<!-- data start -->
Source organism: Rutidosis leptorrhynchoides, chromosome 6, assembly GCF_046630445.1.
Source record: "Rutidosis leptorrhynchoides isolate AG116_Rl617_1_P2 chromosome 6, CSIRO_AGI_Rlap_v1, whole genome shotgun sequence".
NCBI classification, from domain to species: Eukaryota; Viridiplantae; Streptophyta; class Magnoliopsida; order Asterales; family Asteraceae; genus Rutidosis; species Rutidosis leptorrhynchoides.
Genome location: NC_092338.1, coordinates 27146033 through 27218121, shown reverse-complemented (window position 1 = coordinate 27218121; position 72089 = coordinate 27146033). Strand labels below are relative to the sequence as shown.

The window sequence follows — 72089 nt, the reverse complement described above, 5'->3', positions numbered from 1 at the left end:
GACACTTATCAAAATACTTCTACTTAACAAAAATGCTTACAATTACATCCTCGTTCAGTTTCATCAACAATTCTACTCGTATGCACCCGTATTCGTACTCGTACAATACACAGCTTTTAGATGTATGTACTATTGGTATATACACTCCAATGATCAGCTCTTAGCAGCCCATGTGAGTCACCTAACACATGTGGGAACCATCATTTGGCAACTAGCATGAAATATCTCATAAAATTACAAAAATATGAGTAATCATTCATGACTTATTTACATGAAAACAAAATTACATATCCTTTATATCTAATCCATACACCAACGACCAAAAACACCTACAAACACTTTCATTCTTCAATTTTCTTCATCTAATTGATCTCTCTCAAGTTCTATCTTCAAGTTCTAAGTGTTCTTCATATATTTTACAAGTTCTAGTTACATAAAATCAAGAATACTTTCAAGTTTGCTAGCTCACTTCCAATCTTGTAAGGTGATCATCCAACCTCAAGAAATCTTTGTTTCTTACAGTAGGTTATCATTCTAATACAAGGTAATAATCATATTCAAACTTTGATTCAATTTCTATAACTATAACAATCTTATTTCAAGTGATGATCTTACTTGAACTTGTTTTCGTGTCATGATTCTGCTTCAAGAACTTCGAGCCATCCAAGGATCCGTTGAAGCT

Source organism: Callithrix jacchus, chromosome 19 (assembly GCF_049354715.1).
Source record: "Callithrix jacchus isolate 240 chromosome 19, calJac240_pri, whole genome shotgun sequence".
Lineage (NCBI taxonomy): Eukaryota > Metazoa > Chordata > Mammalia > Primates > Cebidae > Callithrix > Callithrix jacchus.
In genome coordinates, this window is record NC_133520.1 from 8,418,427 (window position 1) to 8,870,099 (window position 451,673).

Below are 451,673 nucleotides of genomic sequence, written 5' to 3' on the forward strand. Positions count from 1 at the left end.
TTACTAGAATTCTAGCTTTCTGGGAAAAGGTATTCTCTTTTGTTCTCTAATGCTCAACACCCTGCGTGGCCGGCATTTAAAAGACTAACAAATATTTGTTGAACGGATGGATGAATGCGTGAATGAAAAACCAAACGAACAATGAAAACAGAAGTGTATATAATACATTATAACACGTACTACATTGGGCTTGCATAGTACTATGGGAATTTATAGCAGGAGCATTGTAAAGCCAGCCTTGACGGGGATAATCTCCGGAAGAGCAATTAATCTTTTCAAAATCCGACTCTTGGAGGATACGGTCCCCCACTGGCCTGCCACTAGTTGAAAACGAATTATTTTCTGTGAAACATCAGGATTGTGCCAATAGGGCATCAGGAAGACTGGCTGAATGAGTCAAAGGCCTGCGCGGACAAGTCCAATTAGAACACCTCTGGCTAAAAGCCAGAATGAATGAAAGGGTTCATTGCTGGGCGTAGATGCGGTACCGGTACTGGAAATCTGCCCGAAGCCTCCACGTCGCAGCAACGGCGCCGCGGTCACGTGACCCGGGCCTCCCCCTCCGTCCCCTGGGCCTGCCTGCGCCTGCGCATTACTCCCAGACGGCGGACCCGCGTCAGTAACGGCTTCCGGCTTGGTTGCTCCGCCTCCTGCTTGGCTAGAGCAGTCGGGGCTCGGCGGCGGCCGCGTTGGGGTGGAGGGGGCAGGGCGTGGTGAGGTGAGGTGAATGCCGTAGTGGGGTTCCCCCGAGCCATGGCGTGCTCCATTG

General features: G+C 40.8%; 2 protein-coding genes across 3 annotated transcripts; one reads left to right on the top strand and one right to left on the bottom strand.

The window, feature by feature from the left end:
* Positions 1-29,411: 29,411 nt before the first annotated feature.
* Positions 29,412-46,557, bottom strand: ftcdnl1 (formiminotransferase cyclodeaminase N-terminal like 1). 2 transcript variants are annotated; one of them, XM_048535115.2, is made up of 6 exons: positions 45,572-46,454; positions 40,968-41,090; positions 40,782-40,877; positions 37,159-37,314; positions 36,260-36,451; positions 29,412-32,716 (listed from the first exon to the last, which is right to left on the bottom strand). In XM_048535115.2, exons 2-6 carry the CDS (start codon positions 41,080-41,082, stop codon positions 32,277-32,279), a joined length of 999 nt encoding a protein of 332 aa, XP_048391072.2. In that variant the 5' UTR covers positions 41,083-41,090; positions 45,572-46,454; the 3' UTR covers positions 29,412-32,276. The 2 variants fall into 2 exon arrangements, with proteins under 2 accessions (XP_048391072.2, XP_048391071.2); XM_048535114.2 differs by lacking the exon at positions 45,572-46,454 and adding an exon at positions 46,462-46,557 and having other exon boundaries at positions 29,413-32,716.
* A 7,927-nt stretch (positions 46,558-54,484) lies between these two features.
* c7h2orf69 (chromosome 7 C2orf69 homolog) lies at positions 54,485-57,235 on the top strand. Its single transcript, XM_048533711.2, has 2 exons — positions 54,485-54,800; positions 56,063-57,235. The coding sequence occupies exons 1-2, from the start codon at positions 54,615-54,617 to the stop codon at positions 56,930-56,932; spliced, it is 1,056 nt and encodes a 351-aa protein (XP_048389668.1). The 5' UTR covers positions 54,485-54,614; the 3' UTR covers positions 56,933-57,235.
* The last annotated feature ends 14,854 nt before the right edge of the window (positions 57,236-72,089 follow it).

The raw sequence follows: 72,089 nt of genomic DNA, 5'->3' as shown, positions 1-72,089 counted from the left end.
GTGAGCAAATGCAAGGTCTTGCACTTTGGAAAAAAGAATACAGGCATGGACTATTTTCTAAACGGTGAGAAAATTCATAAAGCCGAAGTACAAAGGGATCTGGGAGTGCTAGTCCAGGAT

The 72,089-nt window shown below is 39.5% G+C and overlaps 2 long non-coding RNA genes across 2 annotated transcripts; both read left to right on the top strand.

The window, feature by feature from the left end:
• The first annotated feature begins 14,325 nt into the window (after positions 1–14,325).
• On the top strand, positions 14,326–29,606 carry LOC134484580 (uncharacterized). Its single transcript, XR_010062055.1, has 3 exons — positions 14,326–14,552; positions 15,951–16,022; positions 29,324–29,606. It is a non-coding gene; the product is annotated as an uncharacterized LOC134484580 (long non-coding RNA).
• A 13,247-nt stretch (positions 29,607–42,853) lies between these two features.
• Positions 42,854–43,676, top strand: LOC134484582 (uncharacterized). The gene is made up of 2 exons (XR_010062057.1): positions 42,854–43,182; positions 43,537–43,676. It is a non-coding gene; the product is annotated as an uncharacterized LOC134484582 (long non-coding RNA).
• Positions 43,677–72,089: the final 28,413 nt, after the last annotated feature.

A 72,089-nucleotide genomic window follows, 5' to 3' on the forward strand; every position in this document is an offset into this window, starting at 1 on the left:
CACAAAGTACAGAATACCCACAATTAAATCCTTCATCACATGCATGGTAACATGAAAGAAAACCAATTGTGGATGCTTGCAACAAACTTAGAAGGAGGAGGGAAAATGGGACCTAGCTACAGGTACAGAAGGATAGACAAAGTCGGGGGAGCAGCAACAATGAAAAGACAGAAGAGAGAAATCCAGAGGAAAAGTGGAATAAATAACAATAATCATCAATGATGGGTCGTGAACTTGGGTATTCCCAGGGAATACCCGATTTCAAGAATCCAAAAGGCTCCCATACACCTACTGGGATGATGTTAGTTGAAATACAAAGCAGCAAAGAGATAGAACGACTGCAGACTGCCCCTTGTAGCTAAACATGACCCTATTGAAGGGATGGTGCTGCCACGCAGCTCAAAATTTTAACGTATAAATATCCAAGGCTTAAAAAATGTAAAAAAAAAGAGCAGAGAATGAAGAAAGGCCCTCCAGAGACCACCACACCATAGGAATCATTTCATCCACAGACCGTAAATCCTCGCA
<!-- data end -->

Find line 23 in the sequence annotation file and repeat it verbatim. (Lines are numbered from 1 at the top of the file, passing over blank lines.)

The window, feature by feature from the left end: